Shipping giant Maersk has been working with tech giant IBM on a previously unnamed collaboration, developing a blockchain-based shipping solution. Said collaboration now has over 90 participants, and has been named TradeLens.
According to Forbes, the platform has been quietly “orchestrating global trade with less reliance on middlemen for a year,” and has so far tracked 154 million shipping events across over 300 locations throughout the world. These include ports, cargo shippers, logistics companies, and more.
Collectively the shipping companies involved in the collaboration represent more than 20% of the global supply chain market share, Forbes claims. TradeLens is now leaving its Beta phase into limited availability, and launching a new custom smart contract service that’ll help participants execute shipping orders while cutting down the number of middlemen.
Marie Wieck, general manager and head of blockchain at IBM, was quoted as saying:
We have seen a lot of skeptics talk about the validity of blockchain solutions. And I think with over 90 organizations and over 150 million events captured on the system we really are seeing proof in the pudding in terms of where people are spending their time to get benefits from blockchain.
TradeLens’ advantages, as TechCrunch describes, are based on its three components. The blockchain component gives companies a mechanism they can use to track goods out for delivery, while its APIs let developers build on top of TradeLens and further improve efficiency. The third component, a set of standards used to facilitate data sharing, is set to improve workflow.
Thanks to the use of blockchain technology, TradeLens secures data with digital encryption built in, while improving transparency. Network participants using it are able to check a block on the blockchain to track a process, instead of requesting data from a middleman. The system, as Wieck noted, doesn’t eliminate fraud, although it helps fight it.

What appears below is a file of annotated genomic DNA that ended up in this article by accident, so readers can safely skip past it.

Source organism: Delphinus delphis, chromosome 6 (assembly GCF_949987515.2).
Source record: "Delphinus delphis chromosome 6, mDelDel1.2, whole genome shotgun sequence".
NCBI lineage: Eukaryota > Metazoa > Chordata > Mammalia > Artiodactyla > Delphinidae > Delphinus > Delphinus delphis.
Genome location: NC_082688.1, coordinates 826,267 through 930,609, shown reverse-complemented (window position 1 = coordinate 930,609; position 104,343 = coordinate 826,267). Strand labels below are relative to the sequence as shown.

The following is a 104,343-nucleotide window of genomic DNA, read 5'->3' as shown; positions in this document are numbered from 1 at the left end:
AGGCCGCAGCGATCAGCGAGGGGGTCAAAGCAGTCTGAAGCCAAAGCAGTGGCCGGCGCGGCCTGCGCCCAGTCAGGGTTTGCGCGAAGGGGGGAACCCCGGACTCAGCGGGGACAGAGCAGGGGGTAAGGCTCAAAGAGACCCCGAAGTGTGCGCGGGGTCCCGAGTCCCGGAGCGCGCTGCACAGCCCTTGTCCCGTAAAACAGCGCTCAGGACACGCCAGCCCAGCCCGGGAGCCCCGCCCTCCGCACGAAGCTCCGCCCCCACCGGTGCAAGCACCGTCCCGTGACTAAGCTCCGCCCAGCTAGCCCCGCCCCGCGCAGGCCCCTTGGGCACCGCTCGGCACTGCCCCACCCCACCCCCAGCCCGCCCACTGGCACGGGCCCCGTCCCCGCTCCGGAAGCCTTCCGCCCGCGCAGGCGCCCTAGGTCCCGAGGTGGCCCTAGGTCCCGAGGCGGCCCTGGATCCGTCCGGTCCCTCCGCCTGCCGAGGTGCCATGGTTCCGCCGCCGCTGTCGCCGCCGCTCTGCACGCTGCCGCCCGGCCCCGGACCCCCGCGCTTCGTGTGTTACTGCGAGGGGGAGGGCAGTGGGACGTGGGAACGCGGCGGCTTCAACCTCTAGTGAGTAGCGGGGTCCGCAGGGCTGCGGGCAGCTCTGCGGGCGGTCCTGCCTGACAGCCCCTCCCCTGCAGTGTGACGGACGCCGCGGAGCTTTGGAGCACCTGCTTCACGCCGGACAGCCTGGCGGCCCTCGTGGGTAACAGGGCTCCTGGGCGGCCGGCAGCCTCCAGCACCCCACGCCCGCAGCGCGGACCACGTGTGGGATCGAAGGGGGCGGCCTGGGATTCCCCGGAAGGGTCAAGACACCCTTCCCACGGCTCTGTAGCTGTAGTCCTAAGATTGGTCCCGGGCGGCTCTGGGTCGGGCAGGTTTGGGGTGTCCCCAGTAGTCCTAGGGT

If you had fraudulent data at start, blockchain won’t help prevent that. What it does help with is that you have multiple people validating every data set and you get greater visibility when something doesn’t look right.
Using TradeLens’ advantages, Wieck claimed users can save as much as 40% on shipping. To generate the data they need, both IBM and Maersk are running a node on their blockchain, which uses HyperLedger Fabric.
While the bitcoin and ethereum blockchains, for example, are public, TradeLens is set to charge participants for access to its distributed ledger. Per Forbes the price for access isn’t yet set, but the smart contract service that’s set to help participants, dubbed ClearWay, will be priced separately.
Notably Big Four accounting firm Deloitte has earlier this year revealed it was raising $100 million to launch a supply chain platform that would use the ethereum blockchain, in a move that’s set to help reduce freight rates.
Tech giant Microsoft has, as CryptoGlobe covered, launched a Proof-of-Authority (PoA) algorithm for Ethereum on Azure that’s set to improve its Blockchain-as-a-Service (BaaS) offering on its cloud computing service.
Blockchain-related developments have been stacking up, as Ukraine’s election body used the NEM blockchain in a voting trial that found it would cost $1,227 to implement a node in every police station in the country. Recently, Turkey launched its first blockchain research and innovation center.